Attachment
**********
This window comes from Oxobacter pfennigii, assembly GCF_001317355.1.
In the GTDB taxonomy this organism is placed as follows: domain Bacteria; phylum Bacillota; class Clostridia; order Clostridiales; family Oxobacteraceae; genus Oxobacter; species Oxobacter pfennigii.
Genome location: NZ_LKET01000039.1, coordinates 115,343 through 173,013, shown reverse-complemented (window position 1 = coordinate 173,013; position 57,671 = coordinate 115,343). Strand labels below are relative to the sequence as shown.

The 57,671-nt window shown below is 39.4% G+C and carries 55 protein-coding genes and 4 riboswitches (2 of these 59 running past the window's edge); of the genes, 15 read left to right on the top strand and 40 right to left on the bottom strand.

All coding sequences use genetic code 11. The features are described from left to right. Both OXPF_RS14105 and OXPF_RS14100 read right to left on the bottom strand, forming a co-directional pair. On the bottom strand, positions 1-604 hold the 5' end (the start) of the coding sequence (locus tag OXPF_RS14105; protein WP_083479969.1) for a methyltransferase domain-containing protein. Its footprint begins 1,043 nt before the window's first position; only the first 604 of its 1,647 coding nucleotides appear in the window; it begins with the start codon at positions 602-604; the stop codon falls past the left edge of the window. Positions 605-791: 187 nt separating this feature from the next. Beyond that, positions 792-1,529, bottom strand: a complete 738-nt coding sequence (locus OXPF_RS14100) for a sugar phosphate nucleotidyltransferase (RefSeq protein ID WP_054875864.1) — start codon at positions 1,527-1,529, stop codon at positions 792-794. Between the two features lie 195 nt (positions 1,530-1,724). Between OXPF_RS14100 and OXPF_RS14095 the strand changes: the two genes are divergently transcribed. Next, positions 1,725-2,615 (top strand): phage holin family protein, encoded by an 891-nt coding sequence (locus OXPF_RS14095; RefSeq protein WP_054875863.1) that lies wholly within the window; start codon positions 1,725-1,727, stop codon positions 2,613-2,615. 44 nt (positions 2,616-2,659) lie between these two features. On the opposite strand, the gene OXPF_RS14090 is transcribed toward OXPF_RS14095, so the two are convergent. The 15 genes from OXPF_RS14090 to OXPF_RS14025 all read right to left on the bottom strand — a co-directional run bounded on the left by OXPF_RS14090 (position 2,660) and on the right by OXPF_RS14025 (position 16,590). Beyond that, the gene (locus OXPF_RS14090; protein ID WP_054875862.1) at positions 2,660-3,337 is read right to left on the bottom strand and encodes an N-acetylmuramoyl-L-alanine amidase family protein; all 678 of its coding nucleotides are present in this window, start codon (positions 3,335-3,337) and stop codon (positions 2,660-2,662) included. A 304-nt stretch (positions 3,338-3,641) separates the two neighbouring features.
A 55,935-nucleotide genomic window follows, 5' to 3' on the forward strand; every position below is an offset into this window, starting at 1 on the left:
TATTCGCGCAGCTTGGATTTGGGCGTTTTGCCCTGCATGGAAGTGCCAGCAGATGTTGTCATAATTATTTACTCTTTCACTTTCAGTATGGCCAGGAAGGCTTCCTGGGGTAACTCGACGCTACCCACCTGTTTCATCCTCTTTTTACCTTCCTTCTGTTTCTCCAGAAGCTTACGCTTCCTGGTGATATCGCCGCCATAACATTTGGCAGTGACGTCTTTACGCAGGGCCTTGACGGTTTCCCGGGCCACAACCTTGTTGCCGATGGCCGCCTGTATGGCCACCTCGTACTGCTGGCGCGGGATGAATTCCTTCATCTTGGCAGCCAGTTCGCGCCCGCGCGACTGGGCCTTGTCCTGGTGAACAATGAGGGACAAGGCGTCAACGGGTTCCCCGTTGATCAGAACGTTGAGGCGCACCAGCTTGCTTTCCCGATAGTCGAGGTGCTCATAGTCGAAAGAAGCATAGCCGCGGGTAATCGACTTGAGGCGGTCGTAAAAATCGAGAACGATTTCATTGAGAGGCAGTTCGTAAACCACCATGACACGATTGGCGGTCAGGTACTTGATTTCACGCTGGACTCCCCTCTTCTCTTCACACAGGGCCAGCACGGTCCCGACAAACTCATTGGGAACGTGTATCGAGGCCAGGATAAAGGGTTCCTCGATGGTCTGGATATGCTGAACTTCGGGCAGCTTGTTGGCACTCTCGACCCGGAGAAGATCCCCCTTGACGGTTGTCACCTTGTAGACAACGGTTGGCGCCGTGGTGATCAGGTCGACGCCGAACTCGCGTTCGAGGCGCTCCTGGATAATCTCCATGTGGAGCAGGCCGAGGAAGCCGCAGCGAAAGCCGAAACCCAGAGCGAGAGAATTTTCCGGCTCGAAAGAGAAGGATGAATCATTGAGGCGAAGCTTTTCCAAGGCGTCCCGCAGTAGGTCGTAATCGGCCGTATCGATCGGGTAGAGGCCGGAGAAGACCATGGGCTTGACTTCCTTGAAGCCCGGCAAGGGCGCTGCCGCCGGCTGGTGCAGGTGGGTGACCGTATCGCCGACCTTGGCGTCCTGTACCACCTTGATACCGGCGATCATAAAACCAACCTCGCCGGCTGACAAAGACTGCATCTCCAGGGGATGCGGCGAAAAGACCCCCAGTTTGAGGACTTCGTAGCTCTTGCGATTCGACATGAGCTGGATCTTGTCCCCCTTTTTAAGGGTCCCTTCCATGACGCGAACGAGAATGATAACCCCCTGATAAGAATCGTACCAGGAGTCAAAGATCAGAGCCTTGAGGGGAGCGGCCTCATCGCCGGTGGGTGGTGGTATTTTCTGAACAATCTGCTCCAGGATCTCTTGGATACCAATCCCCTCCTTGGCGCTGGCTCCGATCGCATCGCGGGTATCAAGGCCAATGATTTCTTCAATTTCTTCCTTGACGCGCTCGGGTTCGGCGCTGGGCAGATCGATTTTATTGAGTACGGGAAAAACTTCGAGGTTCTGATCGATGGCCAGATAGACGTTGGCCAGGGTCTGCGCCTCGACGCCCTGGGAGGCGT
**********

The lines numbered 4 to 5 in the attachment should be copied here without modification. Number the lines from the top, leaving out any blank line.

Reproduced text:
The 57,671-nt window shown below is 39.4% G+C and carries 55 protein-coding genes and 4 riboswitches (2 of these 59 running past the window's edge); of the genes, 15 read left to right on the top strand and 40 right to left on the bottom strand.

All coding sequences use genetic code 11. The features are described from left to right. Both OXPF_RS14105 and OXPF_RS14100 read right to left on the bottom strand, forming a co-directional pair. On the bottom strand, positions 1-604 hold the 5' end (the start) of the coding sequence (locus tag OXPF_RS14105; protein WP_083479969.1) for a methyltransferase domain-containing protein. Its footprint begins 1,043 nt before the window's first position; only the first 604 of its 1,647 coding nucleotides appear in the window; it begins with the start codon at positions 602-604; the stop codon falls past the left edge of the window. Positions 605-791: 187 nt separating this feature from the next. Beyond that, positions 792-1,529, bottom strand: a complete 738-nt coding sequence (locus OXPF_RS14100) for a sugar phosphate nucleotidyltransferase (RefSeq protein ID WP_054875864.1) — start codon at positions 1,527-1,529, stop codon at positions 792-794. Between the two features lie 195 nt (positions 1,530-1,724). Between OXPF_RS14100 and OXPF_RS14095 the strand changes: the two genes are divergently transcribed. Next, positions 1,725-2,615 (top strand): phage holin family protein, encoded by an 891-nt coding sequence (locus OXPF_RS14095; RefSeq protein WP_054875863.1) that lies wholly within the window; start codon positions 1,725-1,727, stop codon positions 2,613-2,615. 44 nt (positions 2,616-2,659) lie between these two features. On the opposite strand, the gene OXPF_RS14090 is transcribed toward OXPF_RS14095, so the two are convergent. The 15 genes from OXPF_RS14090 to OXPF_RS14025 all read right to left on the bottom strand — a co-directional run bounded on the left by OXPF_RS14090 (position 2,660) and on the right by OXPF_RS14025 (position 16,590). Beyond that, the gene (locus OXPF_RS14090; protein ID WP_054875862.1) at positions 2,660-3,337 is read right to left on the bottom strand and encodes an N-acetylmuramoyl-L-alanine amidase family protein; all 678 of its coding nucleotides are present in this window, start codon (positions 3,335-3,337) and stop codon (positions 2,660-2,662) included. A 304-nt stretch (positions 3,338-3,641) separates the two neighbouring features.